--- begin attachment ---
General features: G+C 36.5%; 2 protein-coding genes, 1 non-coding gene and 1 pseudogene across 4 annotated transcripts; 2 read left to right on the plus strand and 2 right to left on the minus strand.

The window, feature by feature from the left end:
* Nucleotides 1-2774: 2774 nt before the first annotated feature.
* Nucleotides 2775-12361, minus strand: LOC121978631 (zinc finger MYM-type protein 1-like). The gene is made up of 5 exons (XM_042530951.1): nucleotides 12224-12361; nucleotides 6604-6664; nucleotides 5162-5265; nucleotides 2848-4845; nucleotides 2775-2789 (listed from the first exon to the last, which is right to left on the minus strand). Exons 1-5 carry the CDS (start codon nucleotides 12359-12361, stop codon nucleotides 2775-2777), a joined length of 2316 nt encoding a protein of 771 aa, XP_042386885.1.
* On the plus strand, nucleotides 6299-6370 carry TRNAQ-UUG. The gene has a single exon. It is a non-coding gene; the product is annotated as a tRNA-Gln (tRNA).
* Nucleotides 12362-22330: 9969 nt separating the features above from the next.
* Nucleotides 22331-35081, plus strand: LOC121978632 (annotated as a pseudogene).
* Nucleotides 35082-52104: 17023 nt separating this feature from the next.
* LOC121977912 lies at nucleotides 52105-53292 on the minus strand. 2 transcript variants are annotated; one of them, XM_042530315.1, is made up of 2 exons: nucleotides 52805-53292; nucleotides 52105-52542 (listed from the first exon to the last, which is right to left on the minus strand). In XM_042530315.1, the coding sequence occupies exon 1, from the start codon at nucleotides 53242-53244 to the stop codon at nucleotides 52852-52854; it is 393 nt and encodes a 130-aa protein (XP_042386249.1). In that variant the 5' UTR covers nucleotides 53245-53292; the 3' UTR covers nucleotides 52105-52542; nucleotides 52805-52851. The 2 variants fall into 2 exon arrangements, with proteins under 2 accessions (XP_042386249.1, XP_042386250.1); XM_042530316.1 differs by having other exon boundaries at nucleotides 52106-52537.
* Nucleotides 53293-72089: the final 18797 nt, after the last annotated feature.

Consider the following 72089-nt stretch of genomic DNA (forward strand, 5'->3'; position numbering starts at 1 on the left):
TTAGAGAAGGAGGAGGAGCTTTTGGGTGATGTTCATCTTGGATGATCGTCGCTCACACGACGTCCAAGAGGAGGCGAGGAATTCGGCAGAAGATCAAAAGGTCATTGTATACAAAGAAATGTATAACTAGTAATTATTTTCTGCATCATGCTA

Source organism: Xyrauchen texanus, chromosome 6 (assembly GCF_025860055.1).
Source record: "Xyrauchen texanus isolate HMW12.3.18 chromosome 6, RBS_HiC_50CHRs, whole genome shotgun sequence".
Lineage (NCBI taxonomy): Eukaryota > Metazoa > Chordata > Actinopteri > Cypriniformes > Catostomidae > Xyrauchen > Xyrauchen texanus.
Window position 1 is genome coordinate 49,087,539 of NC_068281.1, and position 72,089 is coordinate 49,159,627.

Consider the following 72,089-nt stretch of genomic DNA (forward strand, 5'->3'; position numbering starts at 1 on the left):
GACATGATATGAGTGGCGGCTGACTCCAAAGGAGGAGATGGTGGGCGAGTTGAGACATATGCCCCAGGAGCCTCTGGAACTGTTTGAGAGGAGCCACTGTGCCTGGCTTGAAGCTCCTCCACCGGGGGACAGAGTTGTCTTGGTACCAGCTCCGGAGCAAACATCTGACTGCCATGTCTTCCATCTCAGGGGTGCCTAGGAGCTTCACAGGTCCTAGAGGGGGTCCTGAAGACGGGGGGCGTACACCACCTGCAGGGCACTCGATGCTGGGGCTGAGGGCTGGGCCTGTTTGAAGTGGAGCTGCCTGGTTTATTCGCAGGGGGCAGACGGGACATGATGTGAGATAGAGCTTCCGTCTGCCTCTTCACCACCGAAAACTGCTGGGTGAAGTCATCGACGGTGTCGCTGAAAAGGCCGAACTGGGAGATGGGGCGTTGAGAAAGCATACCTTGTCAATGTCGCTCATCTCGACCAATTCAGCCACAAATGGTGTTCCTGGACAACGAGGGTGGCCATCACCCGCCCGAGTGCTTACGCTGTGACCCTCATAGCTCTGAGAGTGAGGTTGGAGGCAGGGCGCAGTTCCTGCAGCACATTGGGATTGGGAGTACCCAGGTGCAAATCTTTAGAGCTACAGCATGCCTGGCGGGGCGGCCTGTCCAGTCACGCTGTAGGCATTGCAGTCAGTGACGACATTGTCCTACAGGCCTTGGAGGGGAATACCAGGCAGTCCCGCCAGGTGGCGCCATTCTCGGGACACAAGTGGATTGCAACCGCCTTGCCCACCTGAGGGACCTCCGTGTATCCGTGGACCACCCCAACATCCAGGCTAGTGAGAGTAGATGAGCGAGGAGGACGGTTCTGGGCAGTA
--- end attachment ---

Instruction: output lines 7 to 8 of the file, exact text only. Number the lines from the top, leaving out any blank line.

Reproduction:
* Nucleotides 22331-35081, plus strand: LOC121978632 (annotated as a pseudogene).
* Nucleotides 35082-52104: 17023 nt separating this feature from the next.